US $13 bln of 30-yr bonds draw robust demand

NEW YORK, March 11 (BestGrowthStock) – The U.S. government
attracted robust demand at its offering of $13 billion worth of
30-year bonds on Thursday, ending a series of well-bid auctions
on a resoundingly strong note.

The long-bond sale, a reopening of previously issued debt,
was the last of this week’s three bond offerings totaling $74
billion and should tamp down for now any worries over the
government’s ability to attract investors in numbers.

The auction drew bids worth 2.89 times the amount on offer,
outperforming the average of 2.58 at the last six reopenings of
30-year bonds.

Long bonds are a tricky maturity to sell and reopenings
often suffer lackluster interest, but a recent sell-off in
Treasuries brought prices down to attractive levels, as was the
case in the week’s two previous offerings.

“Another day and another incredibly strong auction,” said
Aaron Kohli, interest rate strategist at RBS Securities in
Stamford, Connecticut.

Illustrating this point, yields at the auction came in
below expectations, based on trade in the when-issued market at
the deadline for bids, indicating investors were willing to pay
a premium over market prices.

In one apparent weak note, foreign central bank and large
institutional investor demand, gauged by the indirect bidder
category, appeared weak, accounting for about 24 percent of the

This was well below the average of about 43 percent in the
reopenings since June, which has become a benchmark for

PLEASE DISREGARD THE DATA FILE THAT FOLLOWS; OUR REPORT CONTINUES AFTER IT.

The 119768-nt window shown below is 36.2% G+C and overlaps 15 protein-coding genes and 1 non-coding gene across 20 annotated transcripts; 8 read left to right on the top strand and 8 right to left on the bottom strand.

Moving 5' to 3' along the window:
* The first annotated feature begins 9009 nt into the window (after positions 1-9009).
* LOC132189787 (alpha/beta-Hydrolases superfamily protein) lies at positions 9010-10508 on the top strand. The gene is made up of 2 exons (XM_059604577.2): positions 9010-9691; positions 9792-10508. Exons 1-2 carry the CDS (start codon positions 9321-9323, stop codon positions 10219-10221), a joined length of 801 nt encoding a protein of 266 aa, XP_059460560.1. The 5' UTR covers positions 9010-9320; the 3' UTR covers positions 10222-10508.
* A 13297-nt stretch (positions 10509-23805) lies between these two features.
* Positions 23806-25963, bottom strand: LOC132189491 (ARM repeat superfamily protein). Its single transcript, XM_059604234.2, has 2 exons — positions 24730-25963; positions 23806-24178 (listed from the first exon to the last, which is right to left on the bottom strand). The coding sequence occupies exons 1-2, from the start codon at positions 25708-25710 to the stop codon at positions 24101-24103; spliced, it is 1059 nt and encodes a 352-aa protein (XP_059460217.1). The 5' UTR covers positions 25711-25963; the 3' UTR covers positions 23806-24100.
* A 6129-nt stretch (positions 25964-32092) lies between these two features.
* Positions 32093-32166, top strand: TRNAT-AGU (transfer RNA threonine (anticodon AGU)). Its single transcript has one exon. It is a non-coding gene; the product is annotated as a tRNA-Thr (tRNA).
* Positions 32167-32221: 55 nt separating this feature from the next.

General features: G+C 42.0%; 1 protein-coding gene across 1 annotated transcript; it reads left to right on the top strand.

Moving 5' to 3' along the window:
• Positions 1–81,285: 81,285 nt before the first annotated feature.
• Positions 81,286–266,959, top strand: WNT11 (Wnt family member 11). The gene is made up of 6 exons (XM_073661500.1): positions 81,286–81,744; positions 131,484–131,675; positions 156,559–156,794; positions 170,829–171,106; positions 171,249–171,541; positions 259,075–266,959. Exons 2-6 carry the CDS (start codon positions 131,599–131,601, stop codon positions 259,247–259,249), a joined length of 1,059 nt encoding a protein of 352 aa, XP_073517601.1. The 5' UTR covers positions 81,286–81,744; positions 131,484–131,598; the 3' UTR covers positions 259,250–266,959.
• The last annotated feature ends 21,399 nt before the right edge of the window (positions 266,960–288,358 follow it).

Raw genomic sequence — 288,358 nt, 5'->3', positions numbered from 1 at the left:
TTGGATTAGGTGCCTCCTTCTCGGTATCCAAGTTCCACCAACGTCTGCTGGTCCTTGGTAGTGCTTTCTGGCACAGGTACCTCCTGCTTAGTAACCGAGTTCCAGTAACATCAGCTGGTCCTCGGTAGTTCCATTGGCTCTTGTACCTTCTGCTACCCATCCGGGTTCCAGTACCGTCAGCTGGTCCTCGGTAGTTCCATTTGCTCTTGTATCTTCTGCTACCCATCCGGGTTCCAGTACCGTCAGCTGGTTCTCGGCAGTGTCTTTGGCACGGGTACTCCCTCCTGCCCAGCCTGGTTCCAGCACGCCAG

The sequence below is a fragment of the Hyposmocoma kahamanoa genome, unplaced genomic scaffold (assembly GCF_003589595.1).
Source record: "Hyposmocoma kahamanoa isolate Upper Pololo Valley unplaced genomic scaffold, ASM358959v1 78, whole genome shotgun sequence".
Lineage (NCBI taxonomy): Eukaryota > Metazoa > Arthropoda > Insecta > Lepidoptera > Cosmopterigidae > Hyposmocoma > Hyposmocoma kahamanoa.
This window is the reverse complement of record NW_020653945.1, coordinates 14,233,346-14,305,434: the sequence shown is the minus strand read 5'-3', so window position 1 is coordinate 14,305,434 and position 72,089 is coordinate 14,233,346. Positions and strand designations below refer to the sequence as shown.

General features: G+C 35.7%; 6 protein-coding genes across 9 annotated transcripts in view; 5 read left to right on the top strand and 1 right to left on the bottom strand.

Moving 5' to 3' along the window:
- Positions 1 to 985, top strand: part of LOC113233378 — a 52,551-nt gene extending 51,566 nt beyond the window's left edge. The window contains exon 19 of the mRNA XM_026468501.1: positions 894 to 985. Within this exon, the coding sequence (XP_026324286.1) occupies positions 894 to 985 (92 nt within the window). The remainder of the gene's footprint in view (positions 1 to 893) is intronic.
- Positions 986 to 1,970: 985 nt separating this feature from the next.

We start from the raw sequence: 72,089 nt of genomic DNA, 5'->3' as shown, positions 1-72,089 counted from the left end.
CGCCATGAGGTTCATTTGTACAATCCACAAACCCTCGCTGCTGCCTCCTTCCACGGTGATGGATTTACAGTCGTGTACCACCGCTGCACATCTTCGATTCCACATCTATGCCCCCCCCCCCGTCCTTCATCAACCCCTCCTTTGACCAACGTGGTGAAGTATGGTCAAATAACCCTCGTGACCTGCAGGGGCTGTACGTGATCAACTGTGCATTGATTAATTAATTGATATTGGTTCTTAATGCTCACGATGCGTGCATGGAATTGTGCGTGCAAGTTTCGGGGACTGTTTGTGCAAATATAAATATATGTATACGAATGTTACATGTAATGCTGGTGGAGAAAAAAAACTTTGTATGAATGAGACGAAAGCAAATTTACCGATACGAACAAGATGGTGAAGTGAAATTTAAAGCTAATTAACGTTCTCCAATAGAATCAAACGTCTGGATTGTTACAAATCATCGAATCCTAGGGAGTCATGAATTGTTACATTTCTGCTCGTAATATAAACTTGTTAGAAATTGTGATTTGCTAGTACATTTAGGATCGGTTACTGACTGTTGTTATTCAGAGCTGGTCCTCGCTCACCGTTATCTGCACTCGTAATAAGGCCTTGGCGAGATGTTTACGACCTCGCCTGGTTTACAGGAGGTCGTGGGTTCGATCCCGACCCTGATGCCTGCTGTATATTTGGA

comparisons due to changes in calculations that had boosted
this category.

Much of that demand, though, was replaced by or migrated to
the direct bid category, which accounted for a record 30
percent of the sale. That was also well above the roughly
five-percent average for reopenings since June.

“Directs were at record allocation and was the first time
in the history of the 30-year that direct awards exceeded
indirect awards,” said Kohli.

Financial markets are watching bond auctions closely, given
a burgeoning U.S. budget deficit brought on by a costly
financial sector bailout and efforts to stimulate the economy.

While investors in May 2009 briefly appeared to question
the longevity of the United States’ prized AAA credit rating,
those worries seem to have subsided. Some analysts say the jump
in debt could yet come back to haunt the government.

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(Reporting by Burton Frierson; Editing by Kenneth Barry)

US $13 bln of 30-yr bonds draw robust demand